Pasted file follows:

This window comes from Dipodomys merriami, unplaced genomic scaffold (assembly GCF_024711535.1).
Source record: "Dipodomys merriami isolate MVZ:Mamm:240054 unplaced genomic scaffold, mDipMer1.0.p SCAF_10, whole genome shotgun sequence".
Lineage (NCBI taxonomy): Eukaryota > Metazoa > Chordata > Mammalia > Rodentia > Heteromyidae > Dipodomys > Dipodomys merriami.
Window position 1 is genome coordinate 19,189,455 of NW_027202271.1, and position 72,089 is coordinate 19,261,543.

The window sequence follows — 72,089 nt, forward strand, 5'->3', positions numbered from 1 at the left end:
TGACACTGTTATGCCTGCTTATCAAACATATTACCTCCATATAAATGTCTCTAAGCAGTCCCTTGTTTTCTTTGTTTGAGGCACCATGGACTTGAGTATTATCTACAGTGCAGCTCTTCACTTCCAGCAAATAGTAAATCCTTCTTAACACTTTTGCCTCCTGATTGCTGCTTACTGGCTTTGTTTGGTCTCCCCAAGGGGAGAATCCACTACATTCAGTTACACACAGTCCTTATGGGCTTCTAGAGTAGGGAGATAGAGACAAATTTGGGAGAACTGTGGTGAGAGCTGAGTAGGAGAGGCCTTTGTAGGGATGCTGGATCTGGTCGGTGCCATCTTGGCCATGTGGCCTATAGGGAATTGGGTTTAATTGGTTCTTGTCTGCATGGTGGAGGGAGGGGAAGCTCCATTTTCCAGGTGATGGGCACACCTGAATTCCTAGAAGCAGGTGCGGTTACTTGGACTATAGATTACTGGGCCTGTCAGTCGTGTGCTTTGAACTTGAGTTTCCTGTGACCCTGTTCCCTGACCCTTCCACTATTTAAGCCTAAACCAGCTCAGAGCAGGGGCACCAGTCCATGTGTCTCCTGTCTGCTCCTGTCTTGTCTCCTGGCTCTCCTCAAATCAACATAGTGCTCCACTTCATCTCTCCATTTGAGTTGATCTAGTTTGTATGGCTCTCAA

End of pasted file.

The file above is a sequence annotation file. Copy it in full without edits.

This window comes from Dipodomys merriami, unplaced genomic scaffold (assembly GCF_024711535.1).
Source record: "Dipodomys merriami isolate MVZ:Mamm:240054 unplaced genomic scaffold, mDipMer1.0.p SCAF_10, whole genome shotgun sequence".
Lineage (NCBI taxonomy): Eukaryota > Metazoa > Chordata > Mammalia > Rodentia > Heteromyidae > Dipodomys > Dipodomys merriami.
Window position 1 is genome coordinate 19,189,455 of NW_027202271.1, and position 72,089 is coordinate 19,261,543.

The window sequence follows — 72,089 nt, forward strand, 5'->3', positions numbered from 1 at the left end:
TGACACTGTTATGCCTGCTTATCAAACATATTACCTCCATATAAATGTCTCTAAGCAGTCCCTTGTTTTCTTTGTTTGAGGCACCATGGACTTGAGTATTATCTACAGTGCAGCTCTTCACTTCCAGCAAATAGTAAATCCTTCTTAACACTTTTGCCTCCTGATTGCTGCTTACTGGCTTTGTTTGGTCTCCCCAAGGGGAGAATCCACTACATTCAGTTACACACAGTCCTTATGGGCTTCTAGAGTAGGGAGATAGAGACAAATTTGGGAGAACTGTGGTGAGAGCTGAGTAGGAGAGGCCTTTGTAGGGATGCTGGATCTGGTCGGTGCCATCTTGGCCATGTGGCCTATAGGGAATTGGGTTTAATTGGTTCTTGTCTGCATGGTGGAGGGAGGGGAAGCTCCATTTTCCAGGTGATGGGCACACCTGAATTCCTAGAAGCAGGTGCGGTTACTTGGACTATAGATTACTGGGCCTGTCAGTCGTGTGCTTTGAACTTGAGTTTCCTGTGACCCTGTTCCCTGACCCTTCCACTATTTAAGCCTAAACCAGCTCAGAGCAGGGGCACCAGTCCATGTGTCTCCTGTCTGCTCCTGTCTTGTCTCCTGGCTCTCCTCAAATCAACATAGTGCTCCACTTCATCTCTCCATTTGAGTTGATCTAGTTTGTATGGCTCTCAA